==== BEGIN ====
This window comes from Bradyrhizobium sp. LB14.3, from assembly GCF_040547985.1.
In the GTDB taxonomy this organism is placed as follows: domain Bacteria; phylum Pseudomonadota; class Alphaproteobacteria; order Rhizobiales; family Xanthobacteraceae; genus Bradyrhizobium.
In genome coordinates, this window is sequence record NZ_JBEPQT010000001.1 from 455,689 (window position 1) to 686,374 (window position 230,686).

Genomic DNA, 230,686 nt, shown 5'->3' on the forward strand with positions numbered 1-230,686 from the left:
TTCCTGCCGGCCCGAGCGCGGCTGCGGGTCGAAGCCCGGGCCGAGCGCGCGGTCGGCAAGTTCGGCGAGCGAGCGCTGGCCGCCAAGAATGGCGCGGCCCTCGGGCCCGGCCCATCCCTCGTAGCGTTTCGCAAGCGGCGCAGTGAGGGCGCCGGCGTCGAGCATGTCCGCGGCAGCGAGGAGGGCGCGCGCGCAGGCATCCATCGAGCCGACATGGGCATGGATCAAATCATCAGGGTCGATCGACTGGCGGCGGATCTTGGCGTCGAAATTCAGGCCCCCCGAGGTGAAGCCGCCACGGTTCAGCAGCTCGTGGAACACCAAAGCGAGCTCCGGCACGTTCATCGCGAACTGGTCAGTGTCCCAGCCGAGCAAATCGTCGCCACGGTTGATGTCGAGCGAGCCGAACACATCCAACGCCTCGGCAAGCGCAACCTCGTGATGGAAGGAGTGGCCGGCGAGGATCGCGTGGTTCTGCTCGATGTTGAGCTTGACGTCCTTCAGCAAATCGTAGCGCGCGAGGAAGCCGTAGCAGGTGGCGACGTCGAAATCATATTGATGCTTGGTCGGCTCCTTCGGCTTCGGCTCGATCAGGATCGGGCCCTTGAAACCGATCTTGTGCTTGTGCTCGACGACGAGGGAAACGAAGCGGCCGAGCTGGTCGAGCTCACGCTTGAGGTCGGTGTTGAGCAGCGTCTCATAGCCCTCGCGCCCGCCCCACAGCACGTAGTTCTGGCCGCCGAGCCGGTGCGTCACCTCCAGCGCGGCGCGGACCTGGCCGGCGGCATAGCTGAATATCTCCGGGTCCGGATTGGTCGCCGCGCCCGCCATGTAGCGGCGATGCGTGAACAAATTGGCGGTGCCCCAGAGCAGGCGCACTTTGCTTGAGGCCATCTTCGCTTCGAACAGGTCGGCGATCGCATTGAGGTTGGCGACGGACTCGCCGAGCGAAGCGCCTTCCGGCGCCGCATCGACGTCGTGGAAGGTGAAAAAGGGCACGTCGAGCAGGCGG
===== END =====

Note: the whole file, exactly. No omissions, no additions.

This window comes from Bradyrhizobium sp. LB14.3, from assembly GCF_040547985.1.
In the GTDB taxonomy this organism is placed as follows: domain Bacteria; phylum Pseudomonadota; class Alphaproteobacteria; order Rhizobiales; family Xanthobacteraceae; genus Bradyrhizobium.
In genome coordinates, this window is sequence record NZ_JBEPQT010000001.1 from 455,689 (window position 1) to 686,374 (window position 230,686).

Genomic DNA, 230,686 nt, shown 5'->3' on the forward strand with positions numbered 1-230,686 from the left:
TTCCTGCCGGCCCGAGCGCGGCTGCGGGTCGAAGCCCGGGCCGAGCGCGCGGTCGGCAAGTTCGGCGAGCGAGCGCTGGCCGCCAAGAATGGCGCGGCCCTCGGGCCCGGCCCATCCCTCGTAGCGTTTCGCAAGCGGCGCAGTGAGGGCGCCGGCGTCGAGCATGTCCGCGGCAGCGAGGAGGGCGCGCGCGCAGGCATCCATCGAGCCGACATGGGCATGGATCAAATCATCAGGGTCGATCGACTGGCGGCGGATCTTGGCGTCGAAATTCAGGCCCCCCGAGGTGAAGCCGCCACGGTTCAGCAGCTCGTGGAACACCAAAGCGAGCTCCGGCACGTTCATCGCGAACTGGTCAGTGTCCCAGCCGAGCAAATCGTCGCCACGGTTGATGTCGAGCGAGCCGAACACATCCAACGCCTCGGCAAGCGCAACCTCGTGATGGAAGGAGTGGCCGGCGAGGATCGCGTGGTTCTGCTCGATGTTGAGCTTGACGTCCTTCAGCAAATCGTAGCGCGCGAGGAAGCCGTAGCAGGTGGCGACGTCGAAATCATATTGATGCTTGGTCGGCTCCTTCGGCTTCGGCTCGATCAGGATCGGGCCCTTGAAACCGATCTTGTGCTTGTGCTCGACGACGAGGGAAACGAAGCGGCCGAGCTGGTCGAGCTCACGCTTGAGGTCGGTGTTGAGCAGCGTCTCATAGCCCTCGCGCCCGCCCCACAGCACGTAGTTCTGGCCGCCGAGCCGGTGCGTCACCTCCAGCGCGGCGCGGACCTGGCCGGCGGCATAGCTGAATATCTCCGGGTCCGGATTGGTCGCCGCGCCCGCCATGTAGCGGCGATGCGTGAACAAATTGGCGGTGCCCCAGAGCAGGCGCACTTTGCTTGAGGCCATCTTCGCTTCGAACAGGTCGGCGATCGCATTGAGGTTGGCGACGGACTCGCCGAGCGAAGCGCCTTCCGGCGCCGCATCGACGTCGTGGAAGGTGAAAAAGGGCACGTCGAGCAGGCGG